Thursday, August 23, 2018

Testing and modifying GitHub PRs without extra remotes, branches, or clones

As a popular open-source project, Ansible sees dozens of pull requests (PRs) each day from numerous members of our awesome community. Our CI system puts each one of those PRs through its paces on a litany of hosts and containers, but sometimes that's not enough. During the process of reviewing a PR, we may need to run it locally on a specialized test system, and sometimes we'll need to submit changes to it that should also be run through the CI gantlet before being merged. GitHub made this process a lot easier with the ability to commit changes to PR branches on forks, but most of the official documentation of the process either requires a whole new clone of the remote repo, or adding remotes or branches to your local repo. That's a lot of extra unnecessary work for ephemeral branches and forks I don't want to keep around.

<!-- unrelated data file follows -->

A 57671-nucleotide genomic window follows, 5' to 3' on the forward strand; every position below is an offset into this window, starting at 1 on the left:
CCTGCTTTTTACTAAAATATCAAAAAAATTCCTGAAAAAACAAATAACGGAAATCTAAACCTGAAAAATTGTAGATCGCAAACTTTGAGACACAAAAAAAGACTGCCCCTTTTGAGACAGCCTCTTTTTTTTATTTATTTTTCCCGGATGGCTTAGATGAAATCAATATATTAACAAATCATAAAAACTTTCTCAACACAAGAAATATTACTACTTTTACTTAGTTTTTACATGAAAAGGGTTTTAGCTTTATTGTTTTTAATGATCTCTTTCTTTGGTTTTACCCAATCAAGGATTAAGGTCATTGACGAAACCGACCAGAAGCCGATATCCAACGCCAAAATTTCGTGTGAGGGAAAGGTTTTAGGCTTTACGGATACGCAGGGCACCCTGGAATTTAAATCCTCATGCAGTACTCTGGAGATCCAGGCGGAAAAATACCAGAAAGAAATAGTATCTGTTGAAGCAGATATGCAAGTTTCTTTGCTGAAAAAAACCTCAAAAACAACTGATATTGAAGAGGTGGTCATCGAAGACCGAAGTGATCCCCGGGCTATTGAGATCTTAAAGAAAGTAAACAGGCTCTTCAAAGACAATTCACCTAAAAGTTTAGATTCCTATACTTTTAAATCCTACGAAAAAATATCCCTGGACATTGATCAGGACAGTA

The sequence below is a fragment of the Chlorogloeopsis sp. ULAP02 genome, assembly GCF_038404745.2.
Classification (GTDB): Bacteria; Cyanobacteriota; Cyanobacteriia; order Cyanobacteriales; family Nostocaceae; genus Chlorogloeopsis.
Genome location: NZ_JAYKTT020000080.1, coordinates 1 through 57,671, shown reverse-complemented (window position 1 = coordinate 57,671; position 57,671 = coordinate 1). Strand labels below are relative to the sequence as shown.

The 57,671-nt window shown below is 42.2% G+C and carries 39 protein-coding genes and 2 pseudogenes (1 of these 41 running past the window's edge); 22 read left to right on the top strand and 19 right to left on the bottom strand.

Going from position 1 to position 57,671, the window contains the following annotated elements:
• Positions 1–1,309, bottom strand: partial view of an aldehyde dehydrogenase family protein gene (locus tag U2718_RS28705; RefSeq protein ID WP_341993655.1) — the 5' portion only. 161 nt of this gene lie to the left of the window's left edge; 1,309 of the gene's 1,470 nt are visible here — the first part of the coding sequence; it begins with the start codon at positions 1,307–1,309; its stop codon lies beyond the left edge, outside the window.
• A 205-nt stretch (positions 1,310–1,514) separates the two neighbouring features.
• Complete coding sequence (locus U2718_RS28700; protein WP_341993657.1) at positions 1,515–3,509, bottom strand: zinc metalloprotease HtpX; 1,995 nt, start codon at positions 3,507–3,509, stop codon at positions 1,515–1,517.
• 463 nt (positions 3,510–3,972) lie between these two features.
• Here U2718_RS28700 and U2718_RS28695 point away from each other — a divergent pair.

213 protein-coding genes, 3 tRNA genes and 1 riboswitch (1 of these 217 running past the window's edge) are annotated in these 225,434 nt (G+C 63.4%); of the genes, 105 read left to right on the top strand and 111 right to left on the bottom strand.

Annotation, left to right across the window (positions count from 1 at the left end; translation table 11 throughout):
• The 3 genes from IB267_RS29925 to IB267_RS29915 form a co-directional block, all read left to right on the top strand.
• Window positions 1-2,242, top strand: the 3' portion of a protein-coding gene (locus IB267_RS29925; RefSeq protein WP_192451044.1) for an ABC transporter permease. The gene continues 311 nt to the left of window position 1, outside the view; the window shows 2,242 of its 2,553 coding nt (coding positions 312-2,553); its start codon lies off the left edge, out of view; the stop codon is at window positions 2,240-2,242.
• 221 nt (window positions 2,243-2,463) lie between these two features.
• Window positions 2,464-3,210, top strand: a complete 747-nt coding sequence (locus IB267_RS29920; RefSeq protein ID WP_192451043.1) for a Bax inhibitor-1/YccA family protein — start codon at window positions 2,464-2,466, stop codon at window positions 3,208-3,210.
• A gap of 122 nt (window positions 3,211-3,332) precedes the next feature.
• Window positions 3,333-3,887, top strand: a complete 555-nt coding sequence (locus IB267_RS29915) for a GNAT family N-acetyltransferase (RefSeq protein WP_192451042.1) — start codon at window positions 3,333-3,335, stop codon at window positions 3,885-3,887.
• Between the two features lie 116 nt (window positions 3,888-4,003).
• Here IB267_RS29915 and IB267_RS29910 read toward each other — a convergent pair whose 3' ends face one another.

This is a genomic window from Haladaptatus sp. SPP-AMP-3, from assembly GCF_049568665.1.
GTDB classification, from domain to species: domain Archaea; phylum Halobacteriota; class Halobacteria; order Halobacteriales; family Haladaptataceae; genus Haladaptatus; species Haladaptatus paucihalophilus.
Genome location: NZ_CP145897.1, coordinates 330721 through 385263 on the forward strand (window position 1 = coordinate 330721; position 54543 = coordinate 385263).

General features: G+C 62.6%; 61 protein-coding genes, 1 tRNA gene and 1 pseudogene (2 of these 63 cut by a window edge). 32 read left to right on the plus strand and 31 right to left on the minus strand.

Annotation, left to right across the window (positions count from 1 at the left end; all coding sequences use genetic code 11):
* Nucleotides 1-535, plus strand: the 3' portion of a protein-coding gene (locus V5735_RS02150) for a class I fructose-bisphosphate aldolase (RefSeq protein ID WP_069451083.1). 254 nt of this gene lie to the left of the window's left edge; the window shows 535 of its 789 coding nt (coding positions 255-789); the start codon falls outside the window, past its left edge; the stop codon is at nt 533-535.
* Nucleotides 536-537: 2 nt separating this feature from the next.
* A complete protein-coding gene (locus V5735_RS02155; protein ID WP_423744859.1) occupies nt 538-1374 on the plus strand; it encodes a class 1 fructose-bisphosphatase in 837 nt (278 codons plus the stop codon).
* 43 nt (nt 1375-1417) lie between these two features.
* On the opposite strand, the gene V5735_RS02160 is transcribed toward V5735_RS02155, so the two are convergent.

It's possible to locally pull down and test a PR, as well as push changes back to the original fork/branch, without messing with any local clones/remotes/branches. This relies on a couple of oft-misunderstood git features: detached HEADs, and the FETCH_HEAD ref. Basically, the process involves fetching the PR branch directly from the remote fork via its URL, then checking out the resultant FETCH_HEAD ref as a disconnected head (so we don't have to create a local branch either). At that point, we have exactly the commits as they exist on the PR's source branch. This is important, because if we were to use a rebased tree, we can no longer just add commits to the original PR branch. With the original commits, we can make modifications, test things, whatever. Any commits we make are added to the disconnected head, which we can then push directly back to the PR fork's branch (again by URL), and GitHub will add the new commits to the end of the branch, just as if the original submitter had pushed new commits. All CI and checks on the PR will be triggered as usual, code reviews and comments can happen, etc., - we're still taking full advantage of GitHub's PR feature set (instead of direct-merging the changes back to the main Ansible repo and bypassing all the rest of GitHub and Ansible's pre-merge infrastructure).